This research project is in progress. PCORI will post the research findings on this page within 90 days after the results are final.
What is the research about?
Chiari type I malformation is a disorder where brain tissue extends into the spinal cord. Doctors usually diagnose this health problem in late childhood or early adulthood. Patients who have Chiari type I malformation and syringomyelia, a cyst or fluid-filled sac in the spinal cord, can have headaches and a hard time talking, swallowing, and breathing.
Doctors use two types of surgery to treat Chiari type I malformation and syringomyelia. In the first type, called posterior fossa decompression, the surgeon removes a small section of bone at the back of the skull to reduce pressure on the brain. In the second type of surgery, called duraplasty, the surgeon does the same procedure and opens the cover of the brain, called the dura. The surgeon then sews in a patch of tissue to make the dura bigger and relieve pressure on the brain.
One in five patients have complications from duraplasty, such as infection. To avoid complications, some patients opt not to have duraplasty. But if decompression without duraplasty does not ease symptoms, patients may need to have a second surgery.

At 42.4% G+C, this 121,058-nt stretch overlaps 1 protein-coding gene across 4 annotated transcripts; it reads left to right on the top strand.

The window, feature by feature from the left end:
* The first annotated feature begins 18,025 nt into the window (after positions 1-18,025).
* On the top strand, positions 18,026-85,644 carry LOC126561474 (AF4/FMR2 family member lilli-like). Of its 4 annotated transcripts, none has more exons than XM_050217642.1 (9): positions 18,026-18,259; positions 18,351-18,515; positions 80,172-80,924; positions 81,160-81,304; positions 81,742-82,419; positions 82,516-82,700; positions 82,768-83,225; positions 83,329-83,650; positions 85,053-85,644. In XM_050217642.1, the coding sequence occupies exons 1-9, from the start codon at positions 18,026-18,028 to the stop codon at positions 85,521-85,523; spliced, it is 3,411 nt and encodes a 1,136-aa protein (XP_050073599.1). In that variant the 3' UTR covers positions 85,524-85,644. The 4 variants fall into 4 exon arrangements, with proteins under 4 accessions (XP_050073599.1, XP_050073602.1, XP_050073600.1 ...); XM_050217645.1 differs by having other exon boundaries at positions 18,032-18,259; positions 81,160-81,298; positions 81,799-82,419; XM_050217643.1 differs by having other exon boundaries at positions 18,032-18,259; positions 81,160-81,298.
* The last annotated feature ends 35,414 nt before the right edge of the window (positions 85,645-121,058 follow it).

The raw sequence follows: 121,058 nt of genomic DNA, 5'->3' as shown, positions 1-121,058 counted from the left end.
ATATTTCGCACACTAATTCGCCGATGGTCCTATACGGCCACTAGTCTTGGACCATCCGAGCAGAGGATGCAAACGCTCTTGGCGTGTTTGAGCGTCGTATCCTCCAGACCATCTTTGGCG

Doctors don’t know whether either type of surgery is more effective for relieving symptoms. In this study, the research team is comparing decompression with and without duraplasty to see how well each type of surgery relieves symptoms and if either causes less harm. The team is also comparing the two approaches on quality of life after surgery.
Who can this research help?
Study results may help patients with Chiari type I malformation and syringomyelia make decisions with their doctors about surgery options.
What is the research team doing?
The research team is enrolling 148 patients ages 0 to 21 years with Chiari type I malformation and syringomyelia. The team is assigning patients, by chance, to have decompression surgery with or without duraplasty. Patients return to the surgeon’s office three times after surgery for a nervous system exam. At these visits, patients complete two surveys about their symptoms and quality of life. One year after surgery, patients have a brain and spine scan to measure the size of their cyst.
Clinicians, caregivers, and patients help plan and monitor the study and share results.